Agent-based study on social broadcasting – ScienceDaily
Over the past year, handshakes have been replaced by punches or nudges in greeting. This shows that age-old social conventions can not only change, but do so suddenly. But how does this happen? Robotics engineers and marketing scientists from the University of Groningen have joined forces to study this phenomenon, combining online experiments and statistical analysis into a mathematical model that shows how an engaged minority can influence the majority to overthrow long-standing practices. The results, published in Nature Communication September 29, can help stimulate sustainable behavior.
How does complex human behavior take shape? This is studied in several ways, mainly relying on a lot of data from observations and experiments. Ming Cao, professor of networks and robotics at the Faculty of Science and Engineering, University of Groningen, studied complex group behavior in robots using, among other methods, agent-based simulations . These agents follow a limited number of simple rules, often inspired by nature, which can lead to realistic complex behaviors. “Swarms of birds or schools of fish are a good example,” explains Cao, “their movements can be reproduced by agents who follow a few simple rules to keep a certain distance and point in the same direction as their neighbors. “.
At the same time, the Marketing Research Group of the Faculty of Economics and Business Sciences, led by Dr Jan Willem Bolderdijk, Dr Hans Risselada and Professor Bob Fennis, carried out various research projects on human behavior, but little using this type of agent-based models. After a discussion with Cao and his colleagues, both groups saw possibilities for such models. Therefore, marketing doctoral student Zan Mlakar and the two post-doctoral researchers in Cao’s group, Mengbin Ye and Lorenzo Zino, worked together to create an online experiment to collect data on the social diffusion of new trends. behavioral.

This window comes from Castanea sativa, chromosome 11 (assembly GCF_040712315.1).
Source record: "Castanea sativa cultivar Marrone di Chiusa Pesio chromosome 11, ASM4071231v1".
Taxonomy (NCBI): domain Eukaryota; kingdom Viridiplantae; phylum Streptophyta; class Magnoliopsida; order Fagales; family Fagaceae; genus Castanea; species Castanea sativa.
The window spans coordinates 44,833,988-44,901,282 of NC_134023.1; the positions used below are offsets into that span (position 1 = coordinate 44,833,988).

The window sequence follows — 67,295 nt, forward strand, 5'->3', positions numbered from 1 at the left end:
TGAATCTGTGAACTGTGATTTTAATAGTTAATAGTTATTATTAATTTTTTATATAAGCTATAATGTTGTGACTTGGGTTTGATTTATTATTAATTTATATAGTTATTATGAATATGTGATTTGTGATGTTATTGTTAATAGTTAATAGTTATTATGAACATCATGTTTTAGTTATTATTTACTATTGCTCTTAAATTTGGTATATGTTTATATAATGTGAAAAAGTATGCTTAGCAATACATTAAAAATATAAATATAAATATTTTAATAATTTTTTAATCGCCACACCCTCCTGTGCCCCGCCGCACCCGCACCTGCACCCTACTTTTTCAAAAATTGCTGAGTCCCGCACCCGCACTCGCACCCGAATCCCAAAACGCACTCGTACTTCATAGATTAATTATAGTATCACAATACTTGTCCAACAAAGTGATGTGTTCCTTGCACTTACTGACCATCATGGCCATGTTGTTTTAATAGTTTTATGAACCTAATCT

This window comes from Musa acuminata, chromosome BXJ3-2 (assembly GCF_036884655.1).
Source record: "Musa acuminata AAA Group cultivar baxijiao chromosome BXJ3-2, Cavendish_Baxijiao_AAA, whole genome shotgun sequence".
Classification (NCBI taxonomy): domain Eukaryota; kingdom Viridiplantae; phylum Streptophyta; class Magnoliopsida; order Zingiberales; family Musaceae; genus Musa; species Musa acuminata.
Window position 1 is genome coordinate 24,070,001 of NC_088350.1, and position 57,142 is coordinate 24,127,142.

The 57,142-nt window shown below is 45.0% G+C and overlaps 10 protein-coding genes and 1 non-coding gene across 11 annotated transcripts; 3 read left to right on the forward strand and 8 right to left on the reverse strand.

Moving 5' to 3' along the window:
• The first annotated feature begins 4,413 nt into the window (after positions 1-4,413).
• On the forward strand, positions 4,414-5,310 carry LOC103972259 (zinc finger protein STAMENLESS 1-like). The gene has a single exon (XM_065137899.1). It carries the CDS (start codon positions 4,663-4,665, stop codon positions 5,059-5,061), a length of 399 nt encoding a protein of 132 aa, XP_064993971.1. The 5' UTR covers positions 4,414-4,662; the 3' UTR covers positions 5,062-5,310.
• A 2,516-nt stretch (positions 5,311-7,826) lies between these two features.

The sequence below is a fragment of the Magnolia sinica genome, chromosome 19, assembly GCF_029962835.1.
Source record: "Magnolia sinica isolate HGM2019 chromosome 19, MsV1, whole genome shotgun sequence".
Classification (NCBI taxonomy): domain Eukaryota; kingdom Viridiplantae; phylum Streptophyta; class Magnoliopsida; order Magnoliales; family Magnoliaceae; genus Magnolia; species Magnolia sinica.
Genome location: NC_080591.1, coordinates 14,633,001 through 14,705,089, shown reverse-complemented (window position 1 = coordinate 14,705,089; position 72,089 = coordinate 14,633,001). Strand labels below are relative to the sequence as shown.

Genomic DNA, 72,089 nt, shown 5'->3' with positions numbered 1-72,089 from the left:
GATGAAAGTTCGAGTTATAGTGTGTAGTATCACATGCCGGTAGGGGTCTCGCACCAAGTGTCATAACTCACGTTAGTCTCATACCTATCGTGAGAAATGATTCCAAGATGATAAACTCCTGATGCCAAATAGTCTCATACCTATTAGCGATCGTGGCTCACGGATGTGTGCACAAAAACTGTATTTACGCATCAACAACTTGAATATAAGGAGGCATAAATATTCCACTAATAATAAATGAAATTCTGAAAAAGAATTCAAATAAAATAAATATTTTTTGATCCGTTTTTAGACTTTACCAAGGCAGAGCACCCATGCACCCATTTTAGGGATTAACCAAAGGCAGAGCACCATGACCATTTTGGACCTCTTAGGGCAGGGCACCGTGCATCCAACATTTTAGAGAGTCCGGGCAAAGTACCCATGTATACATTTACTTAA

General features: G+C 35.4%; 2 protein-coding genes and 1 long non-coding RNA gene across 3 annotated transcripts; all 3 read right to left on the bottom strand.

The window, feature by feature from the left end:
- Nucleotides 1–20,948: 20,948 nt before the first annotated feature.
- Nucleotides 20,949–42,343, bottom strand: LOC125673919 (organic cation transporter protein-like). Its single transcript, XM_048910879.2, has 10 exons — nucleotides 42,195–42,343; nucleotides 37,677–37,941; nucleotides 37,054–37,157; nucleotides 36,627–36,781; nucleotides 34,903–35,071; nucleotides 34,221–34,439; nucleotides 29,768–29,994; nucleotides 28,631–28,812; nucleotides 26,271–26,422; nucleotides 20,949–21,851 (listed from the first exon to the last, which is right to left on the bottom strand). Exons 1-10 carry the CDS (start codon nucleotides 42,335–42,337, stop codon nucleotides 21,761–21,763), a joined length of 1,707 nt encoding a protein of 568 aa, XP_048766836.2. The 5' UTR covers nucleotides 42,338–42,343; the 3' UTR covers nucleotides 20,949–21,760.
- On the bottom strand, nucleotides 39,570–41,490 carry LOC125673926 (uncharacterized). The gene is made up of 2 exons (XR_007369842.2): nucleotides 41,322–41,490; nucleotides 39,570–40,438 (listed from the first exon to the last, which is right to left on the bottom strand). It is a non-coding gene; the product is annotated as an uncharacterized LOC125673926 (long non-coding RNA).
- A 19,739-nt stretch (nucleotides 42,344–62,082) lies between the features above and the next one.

They have developed an online game in which 12 participants act as board members of a company that is considering launching one of two potential products. Participants must vote on the product to be launched. The catch is that the decision must be taken unanimously. Participants cannot discuss their choice, they vote in 24 consecutive rounds, and they only see the distribution of votes at the end of each round. If unanimity is reached, participants receive a reward.
Unbeknownst to the participants, between two and four participants in the groups studied were computer robots, programmed to stick to their choice. “If the majority voted for product A in the first round, the robots would have to vote for B in an attempt to overthrow the majority,” says Ye, who now works as a senior researcher at Curtin University in Australia. During this time, the votes of the human participants on all the tours studied were recorded. The vast majority of over 20 of these online gaming rounds resulted in a unanimous vote, with humans eventually siding with the bots to vote for Product B. The results of all games were then analyzed for evidence. trends in human voting decisions. participants.
Ye: “In quite a few cases we saw a delay before the votes started to change, but when they did, the group would reach unanimity within a few rounds of voting. The overall voting behavior could be reproduced in an agent-based model with three simple rules: do like the majority, stick to your previous decision and go with the trend. “These rules are recognized in the literature as group coordination, inertia, and trend research,” Ye explains. “They have been studied separately in human behavior, but never combined in a model; this combination was essential to capture social change.
The results of experiments and simulations show that new conventions can suddenly arise when the influence of a committed minority reaches a threshold. A small group of “activists” can therefore change social conventions. Cao: “However, this only happens if the minority is also able to influence other members of its network. And it depends on how much risk-taking is present among other voters. The team is now interested in exploring what might improve or inhibit this risky behavior. “We now have a solid framework and a model, which can be used to examine environmental factors that might make people more inert or more sensitive to trends,” Ye says.
The three basic rules could help guide the behavior of large groups. “Of course, we can’t control people,” Cao points out. “But we can provide guidance, for example on how to get people to change their behavior.” This could be useful in the energy transition, or to get people to reduce their meat consumption. “Governments are already spending money to convince people to adopt more sustainable behavior. Our research can help them spend it more efficiently. ‘
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